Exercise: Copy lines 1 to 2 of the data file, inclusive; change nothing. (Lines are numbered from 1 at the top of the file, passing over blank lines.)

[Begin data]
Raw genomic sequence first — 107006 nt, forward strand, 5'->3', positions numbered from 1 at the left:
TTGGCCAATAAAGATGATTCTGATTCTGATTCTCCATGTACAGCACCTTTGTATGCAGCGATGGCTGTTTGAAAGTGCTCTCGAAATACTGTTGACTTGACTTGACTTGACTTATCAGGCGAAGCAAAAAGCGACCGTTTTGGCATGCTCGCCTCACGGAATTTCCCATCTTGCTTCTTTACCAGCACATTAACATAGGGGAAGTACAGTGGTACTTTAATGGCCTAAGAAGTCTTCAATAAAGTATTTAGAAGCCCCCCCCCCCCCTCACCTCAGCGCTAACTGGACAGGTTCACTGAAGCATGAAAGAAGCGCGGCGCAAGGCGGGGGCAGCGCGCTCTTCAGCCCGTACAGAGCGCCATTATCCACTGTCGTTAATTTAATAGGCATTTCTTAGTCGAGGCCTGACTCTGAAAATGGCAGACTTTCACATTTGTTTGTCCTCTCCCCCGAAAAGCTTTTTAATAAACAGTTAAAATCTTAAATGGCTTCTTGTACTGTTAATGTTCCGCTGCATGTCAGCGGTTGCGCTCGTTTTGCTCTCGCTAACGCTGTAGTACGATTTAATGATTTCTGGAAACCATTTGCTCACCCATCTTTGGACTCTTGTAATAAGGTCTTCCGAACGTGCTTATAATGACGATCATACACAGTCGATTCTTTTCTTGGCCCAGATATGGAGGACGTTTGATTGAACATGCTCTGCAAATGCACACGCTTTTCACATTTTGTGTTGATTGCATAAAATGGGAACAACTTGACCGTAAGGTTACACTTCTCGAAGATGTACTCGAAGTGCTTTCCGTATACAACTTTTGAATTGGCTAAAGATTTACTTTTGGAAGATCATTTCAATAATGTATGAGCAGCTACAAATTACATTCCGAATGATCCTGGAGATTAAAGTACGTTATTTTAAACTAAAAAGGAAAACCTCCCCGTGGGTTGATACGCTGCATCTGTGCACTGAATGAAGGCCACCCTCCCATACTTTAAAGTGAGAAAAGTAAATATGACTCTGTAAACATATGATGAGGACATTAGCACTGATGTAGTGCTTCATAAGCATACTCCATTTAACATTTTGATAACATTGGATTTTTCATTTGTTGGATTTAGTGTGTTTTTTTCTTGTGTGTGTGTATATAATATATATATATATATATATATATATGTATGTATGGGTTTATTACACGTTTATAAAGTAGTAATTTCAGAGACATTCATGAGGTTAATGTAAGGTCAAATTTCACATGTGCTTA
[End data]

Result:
Raw genomic sequence first — 107006 nt, forward strand, 5'->3', positions numbered from 1 at the left:
TTGGCCAATAAAGATGATTCTGATTCTGATTCTCCATGTACAGCACCTTTGTATGCAGCGATGGCTGTTTGAAAGTGCTCTCGAAATACTGTTGACTTGACTTGACTTGACTTATCAGGCGAAGCAAAAAGCGACCGTTTTGGCATGCTCGCCTCACGGAATTTCCCATCTTGCTTCTTTACCAGCACATTAACATAGGGGAAGTACAGTGGTACTTTAATGGCCTAAGAAGTCTTCAATAAAGTATTTAGAAGCCCCCCCCCCCCCTCACCTCAGCGCTAACTGGACAGGTTCACTGAAGCATGAAAGAAGCGCGGCGCAAGGCGGGGGCAGCGCGCTCTTCAGCCCGTACAGAGCGCCATTATCCACTGTCGTTAATTTAATAGGCATTTCTTAGTCGAGGCCTGACTCTGAAAATGGCAGACTTTCACATTTGTTTGTCCTCTCCCCCGAAAAGCTTTTTAATAAACAGTTAAAATCTTAAATGGCTTCTTGTACTGTTAATGTTCCGCTGCATGTCAGCGGTTGCGCTCGTTTTGCTCTCGCTAACGCTGTAGTACGATTTAATGATTTCTGGAAACCATTTGCTCACCCATCTTTGGACTCTTGTAATAAGGTCTTCCGAACGTGCTTATAATGACGATCATACACAGTCGATTCTTTTCTTGGCCCAGATATGGAGGACGTTTGATTGAACATGCTCTGCAAATGCACACGCTTTTCACATTTTGTGTTGATTGCATAAAATGGGAACAACTTGACCGTAAGGTTACACTTCTCGAAGATGTACTCGAAGTGCTTTCCGTATACAACTTTTGAATTGGCTAAAGATTTACTTTTGGAAGATCATTTCAATAATGTATGAGCAGCTACAAATTACATTCCGAATGATCCTGGAGATTAAAGTACGTTATTTTAAACTAAAAAGGAAAACCTCCCCGTGGGTTGATACGCTGCATCTGTGCACTGAATGAAGGCCACCCTCCCATACTTTAAAGTGAGAAAAGTAAATATGACTCTGTAAACATATGATGAGGACATTAGCACTGATGTAGTGCTTCATAAGCATACTCCATTTAACATTTTGATAACATTGGATTTTTCATTTGTTGGATTTAGTGTGTTTTTTTCTTGTGTGTGTGTATATAATATATATATATATATATATATATATGTATGTATGGGTTTATTACACGTTTATAAAGTAGTAATTTCAGAGACATTCATGAGGTTAATGTAAGGTCAAATTTCACATGTGCTTA